Race Tire Driving Technique

Maximizing these expensive rubber donuts takes a little understanding…

By Christopher Hurst - April 8, 2019
Race Tire Driving Technique
Race Tire Driving Technique
Race Tire Driving Technique
Race Tire Driving Technique
Race Tire Driving Technique
Race Tire Driving Technique

Breakin ‘em In

When you first get a sticky racing tire like the Hoosier you need to be aware of the break-in process. Race rubber isn’t like street rubber in the sense you throw them on and you’re good to go. Hoosier, for example, makes tires for autocross and road racing—both of which have different break-in procedures. Where the autocross tire simply requires the driver to scrub off the shiny layer of the slick, the road racing version requires a run of 10-15 minutes in which the driver starts off slow and gradually works up to the fastest pace possible. After this gradually heating up, the tire is left in the pits where it gradually cools back down to normal temperature. 

PRO TIP: Breaking in a racing slick correctly can be the difference between staying competitive and getting left in the dust. Always know your equipment's break-in procedures and proper storage methods. These will all prolong the life and performance of your tires.  

Slip Angle Curve

Imagine going around a giant skid pad in your sports car. As you build up speed, you will feel more and more traction—up until a point. At this point, one end of the car will typically begin to slide as the tire loses traction and will continue to do so until the slide is unrecoverable. This “dropping off” effect is illustrated by the graph above where the line begins to slope downward. Racing tires have smaller windows that they work in and will drop off much quicker once the limit has been reached compared to street tires. This is the first thing you need to understand about driving on racing slicks and it is one of the more critical elements moving forward.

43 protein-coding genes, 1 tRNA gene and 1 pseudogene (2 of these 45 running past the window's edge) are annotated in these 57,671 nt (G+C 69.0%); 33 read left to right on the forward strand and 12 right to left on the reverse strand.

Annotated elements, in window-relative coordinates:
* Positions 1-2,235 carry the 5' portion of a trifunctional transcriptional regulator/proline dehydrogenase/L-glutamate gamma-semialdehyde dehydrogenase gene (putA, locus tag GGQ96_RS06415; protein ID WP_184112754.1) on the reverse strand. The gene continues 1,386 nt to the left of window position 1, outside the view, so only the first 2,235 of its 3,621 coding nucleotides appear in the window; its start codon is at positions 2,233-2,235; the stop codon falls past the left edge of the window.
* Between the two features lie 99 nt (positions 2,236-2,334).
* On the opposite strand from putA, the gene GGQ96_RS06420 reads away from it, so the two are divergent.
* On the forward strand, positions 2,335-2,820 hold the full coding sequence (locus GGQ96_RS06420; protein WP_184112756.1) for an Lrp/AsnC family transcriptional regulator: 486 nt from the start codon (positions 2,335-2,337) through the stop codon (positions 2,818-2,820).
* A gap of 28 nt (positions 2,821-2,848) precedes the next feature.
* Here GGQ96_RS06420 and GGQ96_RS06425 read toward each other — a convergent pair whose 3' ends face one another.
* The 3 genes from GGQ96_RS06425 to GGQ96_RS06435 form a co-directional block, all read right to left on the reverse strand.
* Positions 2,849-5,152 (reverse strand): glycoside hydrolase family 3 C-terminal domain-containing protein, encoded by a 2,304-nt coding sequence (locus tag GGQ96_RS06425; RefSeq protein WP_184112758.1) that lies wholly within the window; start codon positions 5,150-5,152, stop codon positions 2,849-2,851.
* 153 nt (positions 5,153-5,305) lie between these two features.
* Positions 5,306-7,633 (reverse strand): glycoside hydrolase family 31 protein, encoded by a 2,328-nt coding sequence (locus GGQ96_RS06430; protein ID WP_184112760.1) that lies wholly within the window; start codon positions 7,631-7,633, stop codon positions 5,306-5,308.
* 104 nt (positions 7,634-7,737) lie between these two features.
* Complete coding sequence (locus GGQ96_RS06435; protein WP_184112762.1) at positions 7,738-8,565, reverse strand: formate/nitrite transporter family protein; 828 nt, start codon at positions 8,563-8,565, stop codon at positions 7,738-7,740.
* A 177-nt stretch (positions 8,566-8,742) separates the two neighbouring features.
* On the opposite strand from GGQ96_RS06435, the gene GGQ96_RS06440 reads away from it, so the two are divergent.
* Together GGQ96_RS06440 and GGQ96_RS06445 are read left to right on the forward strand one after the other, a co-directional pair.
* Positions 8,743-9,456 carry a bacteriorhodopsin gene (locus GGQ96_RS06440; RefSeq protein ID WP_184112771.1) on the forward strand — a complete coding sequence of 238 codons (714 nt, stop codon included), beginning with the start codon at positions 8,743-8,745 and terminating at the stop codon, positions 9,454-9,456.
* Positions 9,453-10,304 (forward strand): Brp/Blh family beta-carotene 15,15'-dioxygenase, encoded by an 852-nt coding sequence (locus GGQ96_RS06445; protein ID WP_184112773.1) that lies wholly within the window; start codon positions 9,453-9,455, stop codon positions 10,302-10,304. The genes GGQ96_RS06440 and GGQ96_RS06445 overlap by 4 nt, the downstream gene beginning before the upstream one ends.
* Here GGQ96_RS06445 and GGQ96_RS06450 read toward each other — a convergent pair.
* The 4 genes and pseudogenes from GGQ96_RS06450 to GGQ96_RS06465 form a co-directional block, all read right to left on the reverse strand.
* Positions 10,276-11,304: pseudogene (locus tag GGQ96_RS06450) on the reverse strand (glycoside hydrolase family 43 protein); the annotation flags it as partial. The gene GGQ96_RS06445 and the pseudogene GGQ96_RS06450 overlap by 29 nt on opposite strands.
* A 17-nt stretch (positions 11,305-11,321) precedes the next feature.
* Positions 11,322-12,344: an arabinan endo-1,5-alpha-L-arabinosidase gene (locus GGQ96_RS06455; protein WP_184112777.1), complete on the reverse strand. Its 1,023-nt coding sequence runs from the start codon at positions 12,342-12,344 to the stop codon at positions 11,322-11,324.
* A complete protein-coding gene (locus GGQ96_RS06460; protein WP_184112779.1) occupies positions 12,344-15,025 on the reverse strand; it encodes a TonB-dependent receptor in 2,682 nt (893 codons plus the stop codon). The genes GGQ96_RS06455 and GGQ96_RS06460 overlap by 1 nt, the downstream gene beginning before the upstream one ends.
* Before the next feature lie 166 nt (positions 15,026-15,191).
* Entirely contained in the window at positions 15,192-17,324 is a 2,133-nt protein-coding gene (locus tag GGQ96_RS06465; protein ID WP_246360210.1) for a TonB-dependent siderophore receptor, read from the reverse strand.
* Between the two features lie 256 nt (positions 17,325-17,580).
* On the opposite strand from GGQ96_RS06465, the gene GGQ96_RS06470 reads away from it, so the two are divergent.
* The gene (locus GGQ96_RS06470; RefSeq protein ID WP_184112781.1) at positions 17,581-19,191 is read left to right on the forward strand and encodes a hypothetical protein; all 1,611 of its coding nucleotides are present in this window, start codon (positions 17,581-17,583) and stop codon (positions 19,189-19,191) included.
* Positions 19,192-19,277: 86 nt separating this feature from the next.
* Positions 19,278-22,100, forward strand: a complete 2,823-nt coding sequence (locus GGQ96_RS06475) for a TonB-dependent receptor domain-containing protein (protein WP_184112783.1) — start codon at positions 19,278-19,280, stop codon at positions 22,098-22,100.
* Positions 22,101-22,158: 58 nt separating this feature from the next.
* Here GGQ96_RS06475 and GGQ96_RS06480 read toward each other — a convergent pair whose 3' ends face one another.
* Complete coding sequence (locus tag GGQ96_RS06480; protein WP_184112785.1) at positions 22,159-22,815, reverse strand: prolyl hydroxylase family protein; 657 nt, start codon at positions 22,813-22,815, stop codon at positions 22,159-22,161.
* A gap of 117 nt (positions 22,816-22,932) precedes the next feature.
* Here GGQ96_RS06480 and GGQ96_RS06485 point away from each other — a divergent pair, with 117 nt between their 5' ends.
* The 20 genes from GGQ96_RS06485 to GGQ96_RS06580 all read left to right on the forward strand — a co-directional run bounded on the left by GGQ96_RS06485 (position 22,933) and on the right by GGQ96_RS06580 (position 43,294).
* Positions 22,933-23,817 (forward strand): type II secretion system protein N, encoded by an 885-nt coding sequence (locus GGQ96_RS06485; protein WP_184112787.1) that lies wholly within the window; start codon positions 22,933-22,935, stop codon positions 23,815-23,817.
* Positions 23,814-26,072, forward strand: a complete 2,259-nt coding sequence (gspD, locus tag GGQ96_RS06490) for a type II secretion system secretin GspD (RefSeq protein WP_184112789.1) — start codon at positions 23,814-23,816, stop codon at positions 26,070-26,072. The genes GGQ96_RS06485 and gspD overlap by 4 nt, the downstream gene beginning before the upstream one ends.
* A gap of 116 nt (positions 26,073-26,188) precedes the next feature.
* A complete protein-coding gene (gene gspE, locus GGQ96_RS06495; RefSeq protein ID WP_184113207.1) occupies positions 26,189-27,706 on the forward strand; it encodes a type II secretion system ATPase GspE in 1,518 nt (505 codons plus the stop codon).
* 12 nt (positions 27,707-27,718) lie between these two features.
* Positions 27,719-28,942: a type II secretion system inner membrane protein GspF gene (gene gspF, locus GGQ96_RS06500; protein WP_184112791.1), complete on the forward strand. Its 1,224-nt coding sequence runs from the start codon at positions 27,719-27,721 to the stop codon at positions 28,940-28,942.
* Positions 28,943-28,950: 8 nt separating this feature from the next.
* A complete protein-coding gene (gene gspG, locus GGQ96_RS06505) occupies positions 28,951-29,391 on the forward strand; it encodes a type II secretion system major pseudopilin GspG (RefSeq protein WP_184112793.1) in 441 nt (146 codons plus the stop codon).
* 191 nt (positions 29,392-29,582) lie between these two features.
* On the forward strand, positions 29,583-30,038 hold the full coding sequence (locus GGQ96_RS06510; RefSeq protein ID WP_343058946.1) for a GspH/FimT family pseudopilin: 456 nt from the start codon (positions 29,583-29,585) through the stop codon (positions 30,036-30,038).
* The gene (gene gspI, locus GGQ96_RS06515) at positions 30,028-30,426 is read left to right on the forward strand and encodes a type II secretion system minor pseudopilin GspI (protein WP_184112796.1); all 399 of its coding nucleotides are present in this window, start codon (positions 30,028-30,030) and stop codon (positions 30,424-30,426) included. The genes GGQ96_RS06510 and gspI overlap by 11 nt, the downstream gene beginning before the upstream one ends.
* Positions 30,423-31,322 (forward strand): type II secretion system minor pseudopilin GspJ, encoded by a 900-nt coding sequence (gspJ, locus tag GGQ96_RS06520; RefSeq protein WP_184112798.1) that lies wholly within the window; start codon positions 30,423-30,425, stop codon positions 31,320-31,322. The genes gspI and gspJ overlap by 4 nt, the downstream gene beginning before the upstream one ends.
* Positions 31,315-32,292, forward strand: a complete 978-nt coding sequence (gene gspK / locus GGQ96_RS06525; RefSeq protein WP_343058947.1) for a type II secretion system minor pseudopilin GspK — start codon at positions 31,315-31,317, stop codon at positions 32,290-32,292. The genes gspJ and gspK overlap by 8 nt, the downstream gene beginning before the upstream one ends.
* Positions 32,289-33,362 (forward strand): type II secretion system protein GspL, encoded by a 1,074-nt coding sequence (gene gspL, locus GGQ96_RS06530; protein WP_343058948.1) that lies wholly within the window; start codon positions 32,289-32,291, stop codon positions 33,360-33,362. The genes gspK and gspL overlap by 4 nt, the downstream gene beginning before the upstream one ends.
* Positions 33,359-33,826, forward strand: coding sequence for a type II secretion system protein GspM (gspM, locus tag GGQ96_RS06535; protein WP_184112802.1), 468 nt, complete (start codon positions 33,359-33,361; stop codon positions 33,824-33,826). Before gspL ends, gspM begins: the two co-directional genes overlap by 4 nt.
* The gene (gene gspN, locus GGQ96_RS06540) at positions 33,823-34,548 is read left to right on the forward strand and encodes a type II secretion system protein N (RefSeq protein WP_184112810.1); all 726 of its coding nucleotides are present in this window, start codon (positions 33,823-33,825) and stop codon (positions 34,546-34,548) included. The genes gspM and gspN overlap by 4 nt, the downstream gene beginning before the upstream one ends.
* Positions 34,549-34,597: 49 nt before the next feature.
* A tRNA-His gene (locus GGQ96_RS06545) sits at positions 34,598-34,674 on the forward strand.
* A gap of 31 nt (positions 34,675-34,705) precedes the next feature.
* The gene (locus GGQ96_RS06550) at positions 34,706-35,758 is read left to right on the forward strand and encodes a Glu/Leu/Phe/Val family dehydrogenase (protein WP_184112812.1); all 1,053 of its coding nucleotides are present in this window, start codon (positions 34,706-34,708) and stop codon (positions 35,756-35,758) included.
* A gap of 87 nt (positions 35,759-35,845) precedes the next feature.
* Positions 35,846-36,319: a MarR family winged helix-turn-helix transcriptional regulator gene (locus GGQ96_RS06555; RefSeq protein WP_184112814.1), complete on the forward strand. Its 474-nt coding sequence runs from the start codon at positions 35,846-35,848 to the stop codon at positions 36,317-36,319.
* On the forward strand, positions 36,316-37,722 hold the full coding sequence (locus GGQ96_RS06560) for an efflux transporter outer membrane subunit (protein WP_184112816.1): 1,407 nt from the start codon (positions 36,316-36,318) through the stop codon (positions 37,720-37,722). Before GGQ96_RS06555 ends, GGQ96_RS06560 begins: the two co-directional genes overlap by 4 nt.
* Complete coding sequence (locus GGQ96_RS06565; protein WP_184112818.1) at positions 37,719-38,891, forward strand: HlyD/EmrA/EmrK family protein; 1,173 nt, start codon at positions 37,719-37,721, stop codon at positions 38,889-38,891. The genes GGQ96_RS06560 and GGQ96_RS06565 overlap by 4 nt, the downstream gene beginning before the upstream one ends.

PRO TIP: Racing slicks operate in a narrow window of grip before dropping off compared to a street car. Because of this, your driving technique will need to adjust slightly.   

>>Join the conversation about properly using race tires for better performance right here in S2Ki.com.

Entry Speed Goes Way Up

As a driving coach, the last thing you work on with a student is corner entry. This is by far the hardest thing for even advanced drivers to wrap their heads around. Racing slicks allow tremendous turn in ability and tremendous grip which means they scrub off more speed if you overcook your corner entry. While it is very important to be smooth on the throttle and steering in general, it is also important to understand that you can be very aggressive with corner entry on a road car compared to 200 tread wear performance tires. Faster turn in can mean the rear end of the car stepping out, so be aware that your hands and feet may need to speed up and adjust on these types of tires. 

PRO TIP: Smoothness is paramount on a racing slick. The maximum cornering speed, entry speed and corner exit traction all increase if you can load them in a progressive way. Being abrupt will lead you to that drop off point much quicker. 

Image courtesy of Tumblr.com